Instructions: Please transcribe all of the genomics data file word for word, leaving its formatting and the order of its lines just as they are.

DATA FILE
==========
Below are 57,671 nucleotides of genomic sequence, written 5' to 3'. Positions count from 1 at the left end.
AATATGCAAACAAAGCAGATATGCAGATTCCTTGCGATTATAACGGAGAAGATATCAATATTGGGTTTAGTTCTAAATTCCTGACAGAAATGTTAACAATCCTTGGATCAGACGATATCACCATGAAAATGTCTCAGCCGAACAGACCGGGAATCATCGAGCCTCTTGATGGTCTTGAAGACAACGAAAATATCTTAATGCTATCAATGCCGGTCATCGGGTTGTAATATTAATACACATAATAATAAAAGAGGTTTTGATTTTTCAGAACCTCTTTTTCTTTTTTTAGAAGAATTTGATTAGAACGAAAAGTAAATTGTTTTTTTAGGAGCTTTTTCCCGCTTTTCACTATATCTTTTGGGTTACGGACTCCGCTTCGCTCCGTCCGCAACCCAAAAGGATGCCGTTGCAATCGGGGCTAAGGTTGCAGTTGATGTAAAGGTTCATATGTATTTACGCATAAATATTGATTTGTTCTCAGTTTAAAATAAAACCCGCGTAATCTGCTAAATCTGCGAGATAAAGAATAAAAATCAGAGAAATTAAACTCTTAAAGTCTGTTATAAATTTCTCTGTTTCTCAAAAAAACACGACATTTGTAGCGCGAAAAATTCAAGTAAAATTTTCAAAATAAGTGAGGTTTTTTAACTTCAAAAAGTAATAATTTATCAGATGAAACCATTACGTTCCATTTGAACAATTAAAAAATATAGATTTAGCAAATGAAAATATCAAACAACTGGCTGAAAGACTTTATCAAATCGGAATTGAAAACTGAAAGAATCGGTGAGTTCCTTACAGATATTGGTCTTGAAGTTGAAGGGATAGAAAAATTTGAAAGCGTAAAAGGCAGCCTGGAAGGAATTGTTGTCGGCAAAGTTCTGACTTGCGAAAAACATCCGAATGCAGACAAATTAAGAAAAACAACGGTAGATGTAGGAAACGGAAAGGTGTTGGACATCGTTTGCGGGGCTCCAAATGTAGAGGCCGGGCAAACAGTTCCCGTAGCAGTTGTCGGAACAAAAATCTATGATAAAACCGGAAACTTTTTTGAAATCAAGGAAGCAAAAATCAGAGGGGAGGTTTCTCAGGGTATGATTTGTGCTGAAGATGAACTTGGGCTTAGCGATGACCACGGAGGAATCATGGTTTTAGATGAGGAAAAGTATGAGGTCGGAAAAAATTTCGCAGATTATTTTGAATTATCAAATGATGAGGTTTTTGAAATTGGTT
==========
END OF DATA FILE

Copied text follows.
Below are 57,671 nucleotides of genomic sequence, written 5' to 3'. Positions count from 1 at the left end.
AATATGCAAACAAAGCAGATATGCAGATTCCTTGCGATTATAACGGAGAAGATATCAATATTGGGTTTAGTTCTAAATTCCTGACAGAAATGTTAACAATCCTTGGATCAGACGATATCACCATGAAAATGTCTCAGCCGAACAGACCGGGAATCATCGAGCCTCTTGATGGTCTTGAAGACAACGAAAATATCTTAATGCTATCAATGCCGGTCATCGGGTTGTAATATTAATACACATAATAATAAAAGAGGTTTTGATTTTTCAGAACCTCTTTTTCTTTTTTTAGAAGAATTTGATTAGAACGAAAAGTAAATTGTTTTTTTAGGAGCTTTTTCCCGCTTTTCACTATATCTTTTGGGTTACGGACTCCGCTTCGCTCCGTCCGCAACCCAAAAGGATGCCGTTGCAATCGGGGCTAAGGTTGCAGTTGATGTAAAGGTTCATATGTATTTACGCATAAATATTGATTTGTTCTCAGTTTAAAATAAAACCCGCGTAATCTGCTAAATCTGCGAGATAAAGAATAAAAATCAGAGAAATTAAACTCTTAAAGTCTGTTATAAATTTCTCTGTTTCTCAAAAAAACACGACATTTGTAGCGCGAAAAATTCAAGTAAAATTTTCAAAATAAGTGAGGTTTTTTAACTTCAAAAAGTAATAATTTATCAGATGAAACCATTACGTTCCATTTGAACAATTAAAAAATATAGATTTAGCAAATGAAAATATCAAACAACTGGCTGAAAGACTTTATCAAATCGGAATTGAAAACTGAAAGAATCGGTGAGTTCCTTACAGATATTGGTCTTGAAGTTGAAGGGATAGAAAAATTTGAAAGCGTAAAAGGCAGCCTGGAAGGAATTGTTGTCGGCAAAGTTCTGACTTGCGAAAAACATCCGAATGCAGACAAATTAAGAAAAACAACGGTAGATGTAGGAAACGGAAAGGTGTTGGACATCGTTTGCGGGGCTCCAAATGTAGAGGCCGGGCAAACAGTTCCCGTAGCAGTTGTCGGAACAAAAATCTATGATAAAACCGGAAACTTTTTTGAAATCAAGGAAGCAAAAATCAGAGGGGAGGTTTCTCAGGGTATGATTTGTGCTGAAGATGAACTTGGGCTTAGCGATGACCACGGAGGAATCATGGTTTTAGATGAGGAAAAGTATGAGGTCGGAAAAAATTTCGCAGATTATTTTGAATTATCAAATGATGAGGTTTTTGAAATTGGTT